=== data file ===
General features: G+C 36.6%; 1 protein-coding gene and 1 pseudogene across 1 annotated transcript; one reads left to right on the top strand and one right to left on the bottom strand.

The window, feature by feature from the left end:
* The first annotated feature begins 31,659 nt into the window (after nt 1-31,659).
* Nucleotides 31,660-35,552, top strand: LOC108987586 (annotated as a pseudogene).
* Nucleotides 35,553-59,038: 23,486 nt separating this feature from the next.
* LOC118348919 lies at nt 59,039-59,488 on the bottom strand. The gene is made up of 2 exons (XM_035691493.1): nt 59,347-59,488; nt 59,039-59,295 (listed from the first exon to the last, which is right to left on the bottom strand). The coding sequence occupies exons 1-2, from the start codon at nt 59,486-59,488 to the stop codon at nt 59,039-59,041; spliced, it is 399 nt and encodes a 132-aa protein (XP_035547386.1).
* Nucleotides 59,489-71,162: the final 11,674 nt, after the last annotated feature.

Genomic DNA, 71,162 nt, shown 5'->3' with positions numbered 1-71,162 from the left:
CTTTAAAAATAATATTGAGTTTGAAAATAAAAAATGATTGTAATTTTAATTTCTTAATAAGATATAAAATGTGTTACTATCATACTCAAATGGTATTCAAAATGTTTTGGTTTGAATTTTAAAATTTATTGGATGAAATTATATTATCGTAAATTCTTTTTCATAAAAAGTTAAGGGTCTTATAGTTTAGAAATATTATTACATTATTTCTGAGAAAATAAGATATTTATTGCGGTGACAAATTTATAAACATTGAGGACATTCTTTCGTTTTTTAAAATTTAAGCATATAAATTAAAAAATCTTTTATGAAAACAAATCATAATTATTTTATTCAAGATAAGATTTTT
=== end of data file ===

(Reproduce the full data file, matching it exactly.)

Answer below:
General features: G+C 36.6%; 1 protein-coding gene and 1 pseudogene across 1 annotated transcript; one reads left to right on the top strand and one right to left on the bottom strand.

The window, feature by feature from the left end:
* The first annotated feature begins 31,659 nt into the window (after nt 1-31,659).
* Nucleotides 31,660-35,552, top strand: LOC108987586 (annotated as a pseudogene).
* Nucleotides 35,553-59,038: 23,486 nt separating this feature from the next.
* LOC118348919 lies at nt 59,039-59,488 on the bottom strand. The gene is made up of 2 exons (XM_035691493.1): nt 59,347-59,488; nt 59,039-59,295 (listed from the first exon to the last, which is right to left on the bottom strand). The coding sequence occupies exons 1-2, from the start codon at nt 59,486-59,488 to the stop codon at nt 59,039-59,041; spliced, it is 399 nt and encodes a 132-aa protein (XP_035547386.1).
* Nucleotides 59,489-71,162: the final 11,674 nt, after the last annotated feature.

Genomic DNA, 71,162 nt, shown 5'->3' with positions numbered 1-71,162 from the left:
CTTTAAAAATAATATTGAGTTTGAAAATAAAAAATGATTGTAATTTTAATTTCTTAATAAGATATAAAATGTGTTACTATCATACTCAAATGGTATTCAAAATGTTTTGGTTTGAATTTTAAAATTTATTGGATGAAATTATATTATCGTAAATTCTTTTTCATAAAAAGTTAAGGGTCTTATAGTTTAGAAATATTATTACATTATTTCTGAGAAAATAAGATATTTATTGCGGTGACAAATTTATAAACATTGAGGACATTCTTTCGTTTTTTAAAATTTAAGCATATAAATTAAAAAATCTTTTATGAAAACAAATCATAATTATTTTATTCAAGATAAGATTTTT